Friday, October 5, 2012

The Value of Scuttlebutt


One of the most valuable things an investment manager can do, in my opinion, is talk to other investors whose opinion you respect.

You don't always have to agree with their opinions, or even act on them, but sometimes just talking to others, and getting industry scuttlebutt, can be as valuable as reading annual reports.

Take last fall, for example. Steve Jobs had just died, and the investment community was buzzing about what would be the future of Apple, the company he started.

The initial reaction of the stock market was understandably negative to his passing.  Genius the likes of a Steve Jobs is rare, and while his replacement Tim Cook has proven to be a tremendously capable executive, no one expects Mr. Cook to be able to have the creative capacity that his predecessor had.

I must confess that at the time of his passing I was tempted to sell some of the Apple stock that I had bought for my client portfolios.  Fortunately, I had the chance to have a brief discussion with Chuck Clough.

Chuck Clough had been a top-rated investment strategist for Merrill Lynch for many years.  I was an avid follower of his work, and his insights and analysis were very helpful to me in managing client portfolios.

Mr. Clough left Merrill around a decade ago to manage money in a firm he started. Clough Capital today has about $3 billion under supervision.

Last fall, Chuck and I had attended a meeting hosted by Barclays Securities where the topic of Apple stock was discussed.  Ben Reitzes follows Apple for the brokerage company. I remember that while Reitzes urged those in the room to take advantage of the weakness in Apple stock to add positions, few seemed inclined to do so.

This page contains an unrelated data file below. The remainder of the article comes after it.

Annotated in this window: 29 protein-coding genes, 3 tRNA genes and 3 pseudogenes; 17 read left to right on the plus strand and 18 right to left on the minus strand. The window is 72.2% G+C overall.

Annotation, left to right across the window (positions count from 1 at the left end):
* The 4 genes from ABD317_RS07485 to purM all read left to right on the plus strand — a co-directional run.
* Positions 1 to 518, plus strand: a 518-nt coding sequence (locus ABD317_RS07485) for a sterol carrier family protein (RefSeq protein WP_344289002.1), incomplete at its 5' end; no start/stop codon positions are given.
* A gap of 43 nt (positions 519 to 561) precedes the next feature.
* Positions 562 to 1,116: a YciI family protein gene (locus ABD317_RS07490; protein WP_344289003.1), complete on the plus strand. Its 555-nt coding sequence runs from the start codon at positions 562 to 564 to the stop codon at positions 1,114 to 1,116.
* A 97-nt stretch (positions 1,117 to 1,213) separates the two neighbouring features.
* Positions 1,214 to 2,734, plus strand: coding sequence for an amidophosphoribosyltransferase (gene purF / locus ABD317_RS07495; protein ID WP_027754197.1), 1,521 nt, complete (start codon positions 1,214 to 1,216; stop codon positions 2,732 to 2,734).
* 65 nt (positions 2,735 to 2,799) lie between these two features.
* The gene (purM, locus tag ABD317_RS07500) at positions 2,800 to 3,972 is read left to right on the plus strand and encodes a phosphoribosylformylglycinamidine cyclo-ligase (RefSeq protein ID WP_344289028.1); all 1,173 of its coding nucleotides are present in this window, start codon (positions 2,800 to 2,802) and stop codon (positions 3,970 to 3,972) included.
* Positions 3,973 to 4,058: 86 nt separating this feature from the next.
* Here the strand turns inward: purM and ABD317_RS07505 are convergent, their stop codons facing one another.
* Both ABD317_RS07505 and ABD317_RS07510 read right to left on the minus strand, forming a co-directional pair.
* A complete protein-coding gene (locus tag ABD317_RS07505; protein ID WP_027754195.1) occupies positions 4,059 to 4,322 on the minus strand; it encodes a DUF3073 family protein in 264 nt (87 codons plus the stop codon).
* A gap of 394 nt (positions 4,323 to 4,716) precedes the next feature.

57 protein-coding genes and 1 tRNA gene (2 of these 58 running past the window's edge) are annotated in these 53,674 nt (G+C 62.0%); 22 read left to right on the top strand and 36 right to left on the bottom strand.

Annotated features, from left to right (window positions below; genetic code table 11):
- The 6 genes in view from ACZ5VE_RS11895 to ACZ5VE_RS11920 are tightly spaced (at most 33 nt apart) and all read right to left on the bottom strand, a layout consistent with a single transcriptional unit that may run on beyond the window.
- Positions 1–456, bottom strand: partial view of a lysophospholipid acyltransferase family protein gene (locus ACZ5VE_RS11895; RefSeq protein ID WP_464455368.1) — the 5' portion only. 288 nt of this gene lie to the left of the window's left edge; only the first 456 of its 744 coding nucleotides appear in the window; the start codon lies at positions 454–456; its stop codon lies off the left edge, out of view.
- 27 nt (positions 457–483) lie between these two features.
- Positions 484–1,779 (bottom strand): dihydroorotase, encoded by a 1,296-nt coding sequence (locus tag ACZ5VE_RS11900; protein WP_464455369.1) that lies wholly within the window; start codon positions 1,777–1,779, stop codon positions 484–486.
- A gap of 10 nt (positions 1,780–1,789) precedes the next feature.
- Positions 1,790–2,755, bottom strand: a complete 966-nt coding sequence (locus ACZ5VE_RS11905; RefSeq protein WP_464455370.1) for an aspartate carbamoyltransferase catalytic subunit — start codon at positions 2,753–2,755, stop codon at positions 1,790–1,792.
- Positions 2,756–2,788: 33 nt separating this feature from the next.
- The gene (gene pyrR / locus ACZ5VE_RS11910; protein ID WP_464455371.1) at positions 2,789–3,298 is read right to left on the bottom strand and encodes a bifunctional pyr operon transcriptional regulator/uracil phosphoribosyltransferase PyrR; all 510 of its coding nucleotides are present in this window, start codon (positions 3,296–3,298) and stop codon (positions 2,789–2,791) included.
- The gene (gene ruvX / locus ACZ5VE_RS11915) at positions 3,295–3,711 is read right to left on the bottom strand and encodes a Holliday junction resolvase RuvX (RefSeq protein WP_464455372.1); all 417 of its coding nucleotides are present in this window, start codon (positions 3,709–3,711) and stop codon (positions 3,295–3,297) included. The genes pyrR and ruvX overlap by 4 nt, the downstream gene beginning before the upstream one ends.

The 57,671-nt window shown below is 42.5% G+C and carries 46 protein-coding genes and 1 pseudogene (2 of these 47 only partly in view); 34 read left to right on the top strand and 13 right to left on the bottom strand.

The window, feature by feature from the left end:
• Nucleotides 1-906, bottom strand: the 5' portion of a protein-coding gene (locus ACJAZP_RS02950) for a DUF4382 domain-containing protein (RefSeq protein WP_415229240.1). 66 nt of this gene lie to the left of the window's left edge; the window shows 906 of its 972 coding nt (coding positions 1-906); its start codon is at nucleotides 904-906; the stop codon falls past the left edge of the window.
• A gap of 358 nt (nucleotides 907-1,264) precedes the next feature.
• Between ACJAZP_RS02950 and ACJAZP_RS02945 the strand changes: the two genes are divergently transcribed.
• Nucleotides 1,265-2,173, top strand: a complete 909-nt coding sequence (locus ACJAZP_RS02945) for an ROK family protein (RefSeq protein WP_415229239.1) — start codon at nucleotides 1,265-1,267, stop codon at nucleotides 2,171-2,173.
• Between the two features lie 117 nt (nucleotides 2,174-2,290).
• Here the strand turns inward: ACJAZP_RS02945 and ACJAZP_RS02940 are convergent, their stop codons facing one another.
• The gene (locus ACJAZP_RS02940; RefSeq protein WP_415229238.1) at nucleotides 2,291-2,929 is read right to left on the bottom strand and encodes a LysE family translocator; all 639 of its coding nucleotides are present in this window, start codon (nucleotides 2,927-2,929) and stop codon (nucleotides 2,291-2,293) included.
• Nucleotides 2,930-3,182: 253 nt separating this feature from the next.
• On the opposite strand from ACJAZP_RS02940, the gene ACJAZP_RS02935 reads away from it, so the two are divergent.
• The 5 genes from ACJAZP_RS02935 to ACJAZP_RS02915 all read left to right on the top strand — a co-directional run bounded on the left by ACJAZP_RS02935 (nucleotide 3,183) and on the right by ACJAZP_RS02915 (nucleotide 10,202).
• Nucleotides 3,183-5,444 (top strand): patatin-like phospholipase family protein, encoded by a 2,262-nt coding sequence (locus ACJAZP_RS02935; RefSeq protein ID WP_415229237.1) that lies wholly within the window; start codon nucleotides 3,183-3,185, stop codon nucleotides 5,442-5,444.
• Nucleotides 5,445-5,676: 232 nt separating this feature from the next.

So after the meeting Chuck and I were walking back to our offices, and we got to talking about Apple.

"You know," Chuck said, "this reminds me of the late 1960's, when Walt Disney died.  Everyone wanted to sell Disney stock then, but it turned out to a great buying opportunity."

Chuck went on.

"I have been reading the Jobs biography {written by Walter Isaacson} and it seems to me that while Jobs was obviously a creative genius, the real technology development was done by lots of other people in the company."

"Like Jobs, Disney was obviously a creative genius. But the richness of his company extended far beyond Walt Disney."

"So," Chuck concluded, "I am inclined to believe Ben Reitzes, and buy Apple in here."

In the 12 months since the passing of Steve Jobs, Apple has become the most valuable company in the world, as the stock has nearly doubled.

Besides being thankful for the serendipitous discussion I had with Chuck Clough, I am also reminded that sometimes the best ideas is to simply sit tight.

Or, to put it another, sometimes the obvious trades are not the best trades.